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LiveWire’s S2 Del Mar EV Bike Is a Fun Ride While It Lasts

Once across the bridge, we find our way to the Palisades Parkway, a series of sweeping curves bordered by forest running alongside the Hudson River that’s a favorite of test drivers. Here I get to switch between the other ride modes—Sport, which dials up the power and dials down the traction and slip controls; Eco, which maximizes smoothness and efficiency; and Road, a balance somewhere in the middle. Switching modes while riding is simple—just press a button within easy reach of your right thumb—and seamless. Del Mar is also the first bike that offers over-the-air software upgrades. This could allow for new modes and ways to personalize them.

Wheelie control operates when in Road mode, but since it’s not installed here, I open up the throttle just as much as I dare. It turns out that this is not too much. At 50 or 60 miles an hour, the bike assumes that if you’re giving it some “gas,” you mean it. Even though I get only 184 feet-pounds torque, it takes me a quarter turn to feel nervous. Interestingly, at this speed, the difference in acceleration between the different ride modes doesn’t feel all that big; even in Rain, the Del Mar will be plenty responsive if you need to give it a sudden kick to get past an erratic driver. I don’t come anywhere near its top speed (as yet unstated), but I can leave any of the cars careening down the Palisades at a standstill. LiveWire claims a sprint time of just 3.1 seconds from 0-60.

We cross the George Washington Bridge again, and I switch to the LiveWire One. It’s more than 100 pounds heavier than the Del Mar’s 431 pounds, and it feels a tad more solid going over the appallingly rutted paving of FDR Drive. The electric whine of the LiveWire One is also louder. The company designed the LiveWire One’s engine sound to be noticeable, which may be a safety feature, but I could imagine it getting irritating on a longer ride; not so with the Del Mar, whose sound practically vanishes behind the wind noise once you’re up to moderate speeds.

The One has an obvious advantage in urban traffic. It’s nippier when slaloming in and out of lanes and around obstacles, and the more upright riding position feels more relaxed, more comfortable, and safer—I feel more aware of my surroundings. And once again, it’s a lot calmer to handle in stop-start traffic on potholed roads than an ICE bike.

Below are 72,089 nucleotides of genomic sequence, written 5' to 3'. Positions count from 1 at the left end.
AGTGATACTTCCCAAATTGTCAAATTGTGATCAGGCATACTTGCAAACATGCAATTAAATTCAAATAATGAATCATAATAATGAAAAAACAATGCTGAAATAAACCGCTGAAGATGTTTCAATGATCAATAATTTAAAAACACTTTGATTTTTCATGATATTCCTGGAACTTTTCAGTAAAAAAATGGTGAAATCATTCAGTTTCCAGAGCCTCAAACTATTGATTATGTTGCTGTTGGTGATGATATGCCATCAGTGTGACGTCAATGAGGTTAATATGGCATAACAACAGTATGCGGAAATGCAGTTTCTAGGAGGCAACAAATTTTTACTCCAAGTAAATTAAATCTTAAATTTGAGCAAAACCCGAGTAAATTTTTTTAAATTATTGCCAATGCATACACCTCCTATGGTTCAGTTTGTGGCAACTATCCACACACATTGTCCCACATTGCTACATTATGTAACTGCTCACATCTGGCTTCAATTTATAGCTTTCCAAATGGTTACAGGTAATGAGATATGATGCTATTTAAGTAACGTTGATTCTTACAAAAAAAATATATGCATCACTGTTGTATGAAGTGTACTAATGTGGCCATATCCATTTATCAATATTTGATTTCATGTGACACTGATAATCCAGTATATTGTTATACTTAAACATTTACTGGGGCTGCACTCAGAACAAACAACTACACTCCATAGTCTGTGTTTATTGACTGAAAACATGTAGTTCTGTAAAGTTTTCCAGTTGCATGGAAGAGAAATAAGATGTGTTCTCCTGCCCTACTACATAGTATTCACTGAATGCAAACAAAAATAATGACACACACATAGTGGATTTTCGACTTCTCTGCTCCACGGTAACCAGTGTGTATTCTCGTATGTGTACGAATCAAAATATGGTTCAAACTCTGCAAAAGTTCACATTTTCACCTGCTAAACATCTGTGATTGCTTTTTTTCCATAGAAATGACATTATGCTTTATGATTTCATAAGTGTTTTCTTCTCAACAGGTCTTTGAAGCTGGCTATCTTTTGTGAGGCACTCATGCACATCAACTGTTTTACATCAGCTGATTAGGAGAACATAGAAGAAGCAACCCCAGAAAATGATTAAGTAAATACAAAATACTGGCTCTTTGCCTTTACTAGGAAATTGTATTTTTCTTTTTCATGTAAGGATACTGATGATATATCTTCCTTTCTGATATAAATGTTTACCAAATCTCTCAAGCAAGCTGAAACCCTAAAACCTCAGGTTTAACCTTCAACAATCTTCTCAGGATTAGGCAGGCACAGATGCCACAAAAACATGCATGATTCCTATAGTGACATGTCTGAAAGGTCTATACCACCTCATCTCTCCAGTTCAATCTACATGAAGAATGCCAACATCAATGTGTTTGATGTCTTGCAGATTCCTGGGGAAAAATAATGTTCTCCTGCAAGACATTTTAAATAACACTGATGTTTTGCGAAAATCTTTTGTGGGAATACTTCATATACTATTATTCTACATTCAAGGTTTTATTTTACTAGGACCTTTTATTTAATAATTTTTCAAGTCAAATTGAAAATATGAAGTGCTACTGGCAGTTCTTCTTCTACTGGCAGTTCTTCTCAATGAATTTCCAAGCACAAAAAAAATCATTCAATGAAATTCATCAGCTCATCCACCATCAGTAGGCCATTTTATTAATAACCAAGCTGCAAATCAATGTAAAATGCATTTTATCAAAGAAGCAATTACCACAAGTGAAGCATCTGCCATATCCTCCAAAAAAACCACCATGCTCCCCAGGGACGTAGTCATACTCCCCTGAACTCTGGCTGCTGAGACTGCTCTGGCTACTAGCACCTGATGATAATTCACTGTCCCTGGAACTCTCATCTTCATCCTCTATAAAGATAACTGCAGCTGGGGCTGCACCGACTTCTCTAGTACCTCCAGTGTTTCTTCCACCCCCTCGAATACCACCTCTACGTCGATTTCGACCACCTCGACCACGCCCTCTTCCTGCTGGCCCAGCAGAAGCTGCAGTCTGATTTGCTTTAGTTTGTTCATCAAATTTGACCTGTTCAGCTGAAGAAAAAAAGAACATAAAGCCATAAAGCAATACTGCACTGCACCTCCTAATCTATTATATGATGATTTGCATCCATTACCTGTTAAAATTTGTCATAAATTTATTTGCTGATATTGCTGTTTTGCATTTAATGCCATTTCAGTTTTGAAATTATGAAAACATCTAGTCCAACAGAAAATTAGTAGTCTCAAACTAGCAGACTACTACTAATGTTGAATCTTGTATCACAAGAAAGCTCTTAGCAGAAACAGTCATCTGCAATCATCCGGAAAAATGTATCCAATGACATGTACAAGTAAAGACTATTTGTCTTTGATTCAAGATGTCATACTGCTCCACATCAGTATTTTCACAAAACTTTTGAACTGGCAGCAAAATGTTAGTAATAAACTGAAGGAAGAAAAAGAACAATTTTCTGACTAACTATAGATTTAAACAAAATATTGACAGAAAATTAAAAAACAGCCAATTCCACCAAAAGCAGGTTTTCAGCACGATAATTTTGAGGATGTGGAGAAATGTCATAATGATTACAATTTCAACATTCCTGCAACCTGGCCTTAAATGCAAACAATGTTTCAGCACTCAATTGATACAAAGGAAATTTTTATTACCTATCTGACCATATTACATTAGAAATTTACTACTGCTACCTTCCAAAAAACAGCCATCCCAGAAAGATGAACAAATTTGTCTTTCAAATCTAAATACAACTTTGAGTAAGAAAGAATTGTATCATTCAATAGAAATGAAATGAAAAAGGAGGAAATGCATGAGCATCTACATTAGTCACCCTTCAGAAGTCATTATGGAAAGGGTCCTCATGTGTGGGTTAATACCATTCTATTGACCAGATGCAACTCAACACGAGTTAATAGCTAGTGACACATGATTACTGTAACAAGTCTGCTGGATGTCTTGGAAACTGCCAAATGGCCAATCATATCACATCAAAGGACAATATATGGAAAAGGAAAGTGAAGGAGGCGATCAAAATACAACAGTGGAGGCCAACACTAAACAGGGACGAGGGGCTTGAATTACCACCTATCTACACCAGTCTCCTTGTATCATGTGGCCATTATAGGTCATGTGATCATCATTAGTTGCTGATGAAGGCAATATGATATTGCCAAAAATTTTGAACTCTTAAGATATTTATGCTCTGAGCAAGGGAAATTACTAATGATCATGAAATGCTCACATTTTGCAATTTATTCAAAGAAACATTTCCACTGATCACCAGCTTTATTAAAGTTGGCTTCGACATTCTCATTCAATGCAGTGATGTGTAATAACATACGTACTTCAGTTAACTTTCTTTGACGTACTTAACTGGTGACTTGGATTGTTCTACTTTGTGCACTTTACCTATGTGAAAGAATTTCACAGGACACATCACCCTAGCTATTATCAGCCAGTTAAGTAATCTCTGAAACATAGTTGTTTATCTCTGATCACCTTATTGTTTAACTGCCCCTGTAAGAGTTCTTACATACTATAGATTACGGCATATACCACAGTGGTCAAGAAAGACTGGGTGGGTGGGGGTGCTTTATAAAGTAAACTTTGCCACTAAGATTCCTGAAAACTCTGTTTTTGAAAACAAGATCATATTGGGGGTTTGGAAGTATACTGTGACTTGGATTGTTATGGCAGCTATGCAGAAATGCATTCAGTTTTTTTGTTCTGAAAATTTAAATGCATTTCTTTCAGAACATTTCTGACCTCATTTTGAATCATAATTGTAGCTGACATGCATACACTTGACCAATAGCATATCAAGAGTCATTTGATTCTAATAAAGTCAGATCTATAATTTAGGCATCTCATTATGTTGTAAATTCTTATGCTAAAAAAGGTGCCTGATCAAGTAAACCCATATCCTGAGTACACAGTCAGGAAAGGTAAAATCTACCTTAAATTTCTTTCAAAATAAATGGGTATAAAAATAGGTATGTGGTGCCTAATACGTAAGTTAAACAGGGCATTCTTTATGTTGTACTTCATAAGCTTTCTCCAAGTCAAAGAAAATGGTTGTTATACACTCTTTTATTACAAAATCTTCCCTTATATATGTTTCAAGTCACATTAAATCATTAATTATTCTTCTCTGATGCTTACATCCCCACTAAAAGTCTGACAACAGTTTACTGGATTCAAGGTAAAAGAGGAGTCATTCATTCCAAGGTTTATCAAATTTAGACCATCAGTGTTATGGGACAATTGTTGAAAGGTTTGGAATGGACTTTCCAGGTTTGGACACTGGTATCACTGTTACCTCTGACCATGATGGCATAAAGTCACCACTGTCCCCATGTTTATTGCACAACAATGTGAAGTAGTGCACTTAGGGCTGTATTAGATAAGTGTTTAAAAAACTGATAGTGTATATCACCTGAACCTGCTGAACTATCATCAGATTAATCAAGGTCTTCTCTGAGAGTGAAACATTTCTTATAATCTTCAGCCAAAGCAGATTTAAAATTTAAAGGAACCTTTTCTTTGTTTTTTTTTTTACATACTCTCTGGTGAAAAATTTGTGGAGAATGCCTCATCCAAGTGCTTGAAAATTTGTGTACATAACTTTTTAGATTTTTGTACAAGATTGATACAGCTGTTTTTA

However, there is no fast charging

This is all by design. This bike is specifically designed to be used by urban cyclists. It offers a maximum range of 110 miles in town, and while LiveWire hasn’t yet said what its highway range will be, an apples-to-apples comparison with the One (146 miles urban, 95 highway) suggests it could be about 70 miles. Moreover, unlike the One, which can go from zero to full charge in about an hour, the Del Mar surprisingly doesn’t offer DC fast charging, but only Level 1 and Level 2, meaning it could take several hours. While the Del Mar is capable of charging up to 20% to 80 percent in Level 2, it’s not sufficient for most situations. The Zero SR/S can charge in as little as 60 minutes and has a 187 mile range. It’s comparable in price to the LiveWire One’s fast charging, but also has a greater range.

It all depends on your location and what you are looking for. My time was split between New York City, and San Francisco Bay Area. Public transport, or riding a bike or bicycle within Manhattan is faster and easier than driving or using a motorbike. For out-of-town riding, 70 miles gets me only part way up the Hudson Valley and not as far as the Catskills or the Hamptons—the kinds of places that those people who would shell out just under $17,000 on an electric motorbike might want to spend their weekends. For a day trip without a few hours to charge, I’m limited to 35 miles each way, which doesn’t get me very far out of the city. 

In the Bay Area, meanwhile, the Del Mar would be fine for getting around San Francisco and the East Bay, but if you lived in one of those places and needed to spend the day in Silicon Valley, or vice versa, you’d run out of range—unless, again, you could leave it parked somewhere for several hours to charge. You would not be able to take the car on a trip that is more than a few hours north or south of the city. 

The Del Mar doesn’t suit me. Which is a shame, because it’s a lovely bike. The bike is both powerful yet nimble and exciting while being forgiving. It also has great styling and an individual identity. If you live in the kind of city where getting around on a motorbike makes sense and don’t care about longer trips, it could be the one. Rest of us will need to wait until battery technology is up-to-speed.

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